Corresponding author

Correspondence to Melanie Ricke-Hoch.

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Conflict of interest

The authors declare that there is no conflict of interest.

Additional information

A comment to this article is available at https://doi.org/10.1007/10.1007/s00395-021-00903-6.

Supplementary Information

Below is the link to the electronic supplementary material.

395_2021_902_MOESM1_ESM.tiff

Supplementary file1 Suppl. Fig. 1: Whole western blots of Figure 2. Whole gel images of representative western blots shown in Fig. 2C of A) phospho-(Ser473) and B) total AKT from LV tissue of PBS-m, GCV-m, HSVtk-m and Rec-m and corresponding quantification normalized on C) Ponceau staining, and in Fig. 2F of D) CD36 from LV tissue of PBS-m, GCV-m, HSVtk-m and Rec-m and corresponding quantification normalized on E) Ponceau staining. (TIFF 10263 KB)

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Supplementary file2 Suppl. Fig. 2: Cardiac GLUT4 and GLUT1 mRNA expression after anthracycline-free tumor elimination and recovery from cancer. A, B) Quantitative transcript levels determined by RNA-Seq. of A) GLUT4 and B) GLUT1 in LV tissue from n=2-4 individuals were pooled resulting in 3 pool samples per group (for: PBS-m, GCV-m, HSVtk-m and Rec-m). Data are depicted as mean ± SD, *P < 0.05, **P < 0.01 vs. respective non-tumor group and #P < 0.05, ##P < 0.01 vs. respective non-GCV group using 2-way ANOVA followed by Bonferroni posthoc tests. (TIFF 10263 KB)

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Supplementary file3 Suppl. Fig. 3: DAVID pathway analysis of cardiac tissue in tumor-bearing and cured mice. Exemplary pathway overview on diff. expressed genes per pathway after DAVID based analyses of RNA-Seq. data of LV tissue of A) PBS-m compared to HSVtk-m and B) GCV-m compared to Rec-m (filter of a base mean read count of ≥ 100, an adjusted p-value ≤ 0.01 vs. healthy PBS-m), n=2-4 individuals were pooled resulting in 3 pool samples per group (for: PBS-m, GCV-m, HSVtk-m and Rec-m). (TIFF 10263 KB)

395_2021_902_MOESM4_ESM.tiff

Supplementary file4 Suppl. Fig. 4: Whole western blots of Figure 4. Whole gel images of representative western blots shown in Fig. 4H of A) phospho-H2AX (S139) from LV tissue of PBS-m and HSVtk-m and corresponding quantification normalized on B) Ponceau staining. (TIFF 10263 KB)

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Supplementary file5 Suppl. Fig. 5: Dox sensitivity of B16F10-HSVtk cells. A) Exemplary images of Dox treatment (after 2 doses at day 12 after tumor cell injection) monitored by IVIS. B) Representative images of Dox treated B16F10-HSVtk cells basal, 48h and 72h after Dox treatment, scale bar indicates 50 μm. Quantitative transcript levels determined by RNA-Seq. of C) GLUT4 and D) GLUT1 in LV tissue from n=2-4 individuals were pooled resulting in 3 pool samples per group (for: Rec-m, Rec-m+Dox). (TIFF 10263 KB)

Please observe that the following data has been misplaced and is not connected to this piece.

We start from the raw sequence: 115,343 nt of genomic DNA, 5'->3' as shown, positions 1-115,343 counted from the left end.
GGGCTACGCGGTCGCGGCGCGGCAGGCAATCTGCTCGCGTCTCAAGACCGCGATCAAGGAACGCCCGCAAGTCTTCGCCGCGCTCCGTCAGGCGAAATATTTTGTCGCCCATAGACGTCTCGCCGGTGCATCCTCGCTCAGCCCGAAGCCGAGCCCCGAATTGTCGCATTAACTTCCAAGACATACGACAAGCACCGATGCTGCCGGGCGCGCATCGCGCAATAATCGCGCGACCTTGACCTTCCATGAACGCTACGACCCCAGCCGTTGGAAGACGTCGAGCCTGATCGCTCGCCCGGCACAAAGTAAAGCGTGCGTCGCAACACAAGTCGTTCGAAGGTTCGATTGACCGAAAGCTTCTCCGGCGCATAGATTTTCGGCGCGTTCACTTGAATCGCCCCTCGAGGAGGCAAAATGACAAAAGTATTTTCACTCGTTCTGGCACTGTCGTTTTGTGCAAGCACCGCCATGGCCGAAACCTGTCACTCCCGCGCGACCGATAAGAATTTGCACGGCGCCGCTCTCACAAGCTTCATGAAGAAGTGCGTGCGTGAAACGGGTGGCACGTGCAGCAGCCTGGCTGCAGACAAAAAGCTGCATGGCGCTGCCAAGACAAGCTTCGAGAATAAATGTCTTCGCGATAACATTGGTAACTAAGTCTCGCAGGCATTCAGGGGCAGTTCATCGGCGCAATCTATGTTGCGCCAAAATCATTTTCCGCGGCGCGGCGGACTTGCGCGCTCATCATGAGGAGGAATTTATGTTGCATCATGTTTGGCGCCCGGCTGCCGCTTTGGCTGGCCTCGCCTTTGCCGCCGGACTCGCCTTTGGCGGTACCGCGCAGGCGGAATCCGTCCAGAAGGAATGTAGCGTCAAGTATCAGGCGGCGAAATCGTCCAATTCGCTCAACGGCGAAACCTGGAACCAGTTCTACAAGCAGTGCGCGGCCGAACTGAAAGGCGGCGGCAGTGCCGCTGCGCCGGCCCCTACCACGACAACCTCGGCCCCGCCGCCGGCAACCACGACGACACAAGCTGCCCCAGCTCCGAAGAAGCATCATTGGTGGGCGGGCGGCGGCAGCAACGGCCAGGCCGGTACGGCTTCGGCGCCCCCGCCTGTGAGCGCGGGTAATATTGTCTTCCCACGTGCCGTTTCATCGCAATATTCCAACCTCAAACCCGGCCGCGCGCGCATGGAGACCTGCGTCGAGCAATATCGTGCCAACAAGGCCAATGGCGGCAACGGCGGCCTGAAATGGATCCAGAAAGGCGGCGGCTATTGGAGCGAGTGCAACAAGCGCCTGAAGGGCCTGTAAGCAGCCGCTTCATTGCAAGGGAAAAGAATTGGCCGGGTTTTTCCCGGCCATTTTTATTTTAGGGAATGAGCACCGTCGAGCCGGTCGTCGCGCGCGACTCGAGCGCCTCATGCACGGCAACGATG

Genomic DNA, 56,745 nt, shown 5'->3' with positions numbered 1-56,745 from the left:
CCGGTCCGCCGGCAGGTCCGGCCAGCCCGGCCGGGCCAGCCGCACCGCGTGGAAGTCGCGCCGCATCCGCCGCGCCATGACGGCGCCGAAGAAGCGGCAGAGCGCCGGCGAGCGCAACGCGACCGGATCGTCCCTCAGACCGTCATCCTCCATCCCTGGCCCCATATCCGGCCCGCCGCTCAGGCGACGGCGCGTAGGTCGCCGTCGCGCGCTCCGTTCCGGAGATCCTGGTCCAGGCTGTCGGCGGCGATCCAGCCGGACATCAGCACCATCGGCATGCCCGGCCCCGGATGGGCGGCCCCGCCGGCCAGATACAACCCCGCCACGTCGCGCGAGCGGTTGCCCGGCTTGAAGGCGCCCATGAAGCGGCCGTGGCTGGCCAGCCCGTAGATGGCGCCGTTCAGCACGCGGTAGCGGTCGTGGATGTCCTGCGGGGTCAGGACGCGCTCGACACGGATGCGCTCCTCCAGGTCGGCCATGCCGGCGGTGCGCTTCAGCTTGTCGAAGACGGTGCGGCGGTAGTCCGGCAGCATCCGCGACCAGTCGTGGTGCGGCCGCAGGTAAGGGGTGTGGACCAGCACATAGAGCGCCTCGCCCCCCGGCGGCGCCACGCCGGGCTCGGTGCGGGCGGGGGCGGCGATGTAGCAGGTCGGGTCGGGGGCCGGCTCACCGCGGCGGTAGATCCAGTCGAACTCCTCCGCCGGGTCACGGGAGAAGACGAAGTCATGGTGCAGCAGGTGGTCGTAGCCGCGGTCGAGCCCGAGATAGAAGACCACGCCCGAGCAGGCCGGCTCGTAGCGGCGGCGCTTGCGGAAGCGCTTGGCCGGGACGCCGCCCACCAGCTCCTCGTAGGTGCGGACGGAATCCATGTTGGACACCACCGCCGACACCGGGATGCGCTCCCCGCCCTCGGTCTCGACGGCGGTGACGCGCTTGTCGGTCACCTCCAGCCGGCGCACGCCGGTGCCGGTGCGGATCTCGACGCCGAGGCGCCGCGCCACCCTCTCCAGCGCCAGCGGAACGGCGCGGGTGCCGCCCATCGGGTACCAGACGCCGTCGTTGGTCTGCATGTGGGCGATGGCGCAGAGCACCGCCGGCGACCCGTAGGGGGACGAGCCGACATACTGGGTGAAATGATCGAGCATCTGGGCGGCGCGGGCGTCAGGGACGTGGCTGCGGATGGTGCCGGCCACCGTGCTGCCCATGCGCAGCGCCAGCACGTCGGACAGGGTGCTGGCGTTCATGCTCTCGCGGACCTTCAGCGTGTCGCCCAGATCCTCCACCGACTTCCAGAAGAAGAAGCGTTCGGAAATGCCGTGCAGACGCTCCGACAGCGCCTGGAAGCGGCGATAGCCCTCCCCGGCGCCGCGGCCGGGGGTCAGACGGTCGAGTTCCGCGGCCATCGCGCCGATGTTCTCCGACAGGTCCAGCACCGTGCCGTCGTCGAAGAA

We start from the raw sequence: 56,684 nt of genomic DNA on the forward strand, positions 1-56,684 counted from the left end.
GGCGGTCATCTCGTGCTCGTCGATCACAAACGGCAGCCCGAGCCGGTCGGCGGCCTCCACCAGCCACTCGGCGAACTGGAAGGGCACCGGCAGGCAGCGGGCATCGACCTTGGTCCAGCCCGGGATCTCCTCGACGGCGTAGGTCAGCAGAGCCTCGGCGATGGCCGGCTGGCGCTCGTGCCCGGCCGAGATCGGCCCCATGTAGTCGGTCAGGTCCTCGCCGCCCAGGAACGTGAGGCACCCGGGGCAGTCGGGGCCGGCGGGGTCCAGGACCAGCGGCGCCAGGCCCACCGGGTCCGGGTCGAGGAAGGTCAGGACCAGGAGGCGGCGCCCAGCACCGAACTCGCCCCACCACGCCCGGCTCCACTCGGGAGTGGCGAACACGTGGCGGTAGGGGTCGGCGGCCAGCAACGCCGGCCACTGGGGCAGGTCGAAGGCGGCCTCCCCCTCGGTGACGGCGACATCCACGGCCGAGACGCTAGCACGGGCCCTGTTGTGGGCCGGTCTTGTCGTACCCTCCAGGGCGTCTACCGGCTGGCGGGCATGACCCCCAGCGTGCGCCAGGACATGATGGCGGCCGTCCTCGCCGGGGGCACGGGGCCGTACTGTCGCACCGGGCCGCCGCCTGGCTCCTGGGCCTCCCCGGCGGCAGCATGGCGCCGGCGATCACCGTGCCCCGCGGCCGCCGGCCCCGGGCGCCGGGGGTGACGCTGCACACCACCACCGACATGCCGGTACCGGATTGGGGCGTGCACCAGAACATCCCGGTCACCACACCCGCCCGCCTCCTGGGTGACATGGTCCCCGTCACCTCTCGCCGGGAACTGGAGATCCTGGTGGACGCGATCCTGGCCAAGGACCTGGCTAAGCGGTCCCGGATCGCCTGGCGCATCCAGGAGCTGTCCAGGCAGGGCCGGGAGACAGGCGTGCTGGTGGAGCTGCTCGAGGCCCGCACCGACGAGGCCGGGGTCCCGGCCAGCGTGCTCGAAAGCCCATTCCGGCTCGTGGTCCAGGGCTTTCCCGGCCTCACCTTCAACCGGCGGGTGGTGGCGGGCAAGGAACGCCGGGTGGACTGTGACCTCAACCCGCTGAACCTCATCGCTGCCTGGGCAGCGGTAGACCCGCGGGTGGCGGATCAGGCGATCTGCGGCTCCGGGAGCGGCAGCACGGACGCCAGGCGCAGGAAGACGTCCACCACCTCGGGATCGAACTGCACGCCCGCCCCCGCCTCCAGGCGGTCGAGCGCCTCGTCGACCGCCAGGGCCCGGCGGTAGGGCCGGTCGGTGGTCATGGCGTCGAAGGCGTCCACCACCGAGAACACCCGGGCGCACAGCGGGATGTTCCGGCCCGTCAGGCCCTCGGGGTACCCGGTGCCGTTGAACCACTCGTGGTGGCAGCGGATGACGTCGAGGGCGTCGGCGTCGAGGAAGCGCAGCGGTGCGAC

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Supplementary file6 Suppl. Fig. 6: Changes in skeletal muscle (SKM) RNA expression after recovery from cancer with and without Dox treatment. A-F) Quantitative mRNA levels (qRT-PCR) of A) Bmal1, B) Per2, C) Cry1, D) Cry2, E) Ciart and F) CLOCK in SKM tissue from Rec-m (n=9) and Rec-m+Dox (n=7) normalized to 18S. Data are depicted as mean ± SD, *P < 0.05, **P < 0.01 vs. respective Rec-m group, using 2-tailed-Student’s t-test. (TIFF 10263 KB)

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Supplementary file7 Suppl. Fig. 7: Doxorubicin-induced increased apoptosis in NRCM with siRNA-mediated knockdown of BMAL1. A) Representative images of TUNEL+ (green), DAPI+ (blue) and merged TUNEL+/DAPI+ from neonatal rat cardiomyocytes treated with Dox for 24 hours after pre-treatment with Bmal1-siRNA or scrambled siR-control for 48 hours, scale bar indicates 50 μm. B) Bar graph depicts the ratio of TUNEL+ to DAPI+ NRCM treated with Dox for 24 hours after pre-treatment with Bmal1-si-RNA or scrambled siR-control for 48 hours from n=3 experiments. Data are depicted as mean ± SD, *P < 0.05 vs. scrambled siR-control using 2-tailed-Student’s t-test. (TIFF 10263 KB)

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Supplementary file8 Suppl. Fig. 8: Whole western blots of Figure 7. Whole gel images of representative western blots shown in Fig. 7C of A) cytochrome C, B) GAPDH from the cytosolic protein fraction of NRCM after treatment with Bmal1-si-RNA or scrambled siR-control for 48 hours followed by 24 hours Dox and corresponding quantification normalized on C) Ponceau staining, and in Fig. 7E of D) BMAL1, E) PARP, F) Ponceau, G) p-H2AX, H, I) caspase 3 and corresponding J) Ponceau staining from NRCM transfected with Bmal1-si-RNA or scrambled siR-control for 48 hours followed by 24 hours Dox. (TIFF 10263 KB)

Supplementary file9 (TIFF 10263 KB)

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Pietzsch, S., Wohlan, K., Thackeray, J.T. et al. Anthracycline-free tumor elimination in mice leads to functional and molecular cardiac recovery from cancer-induced alterations in contrast to long-lasting doxorubicin treatment effects. Basic Res Cardiol 116, 61 (2021). https://doi.org/10.1007/s00395-021-00902-7

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Keywords

  • Cardio-oncology
  • Cancer
  • Heart
  • Regeneration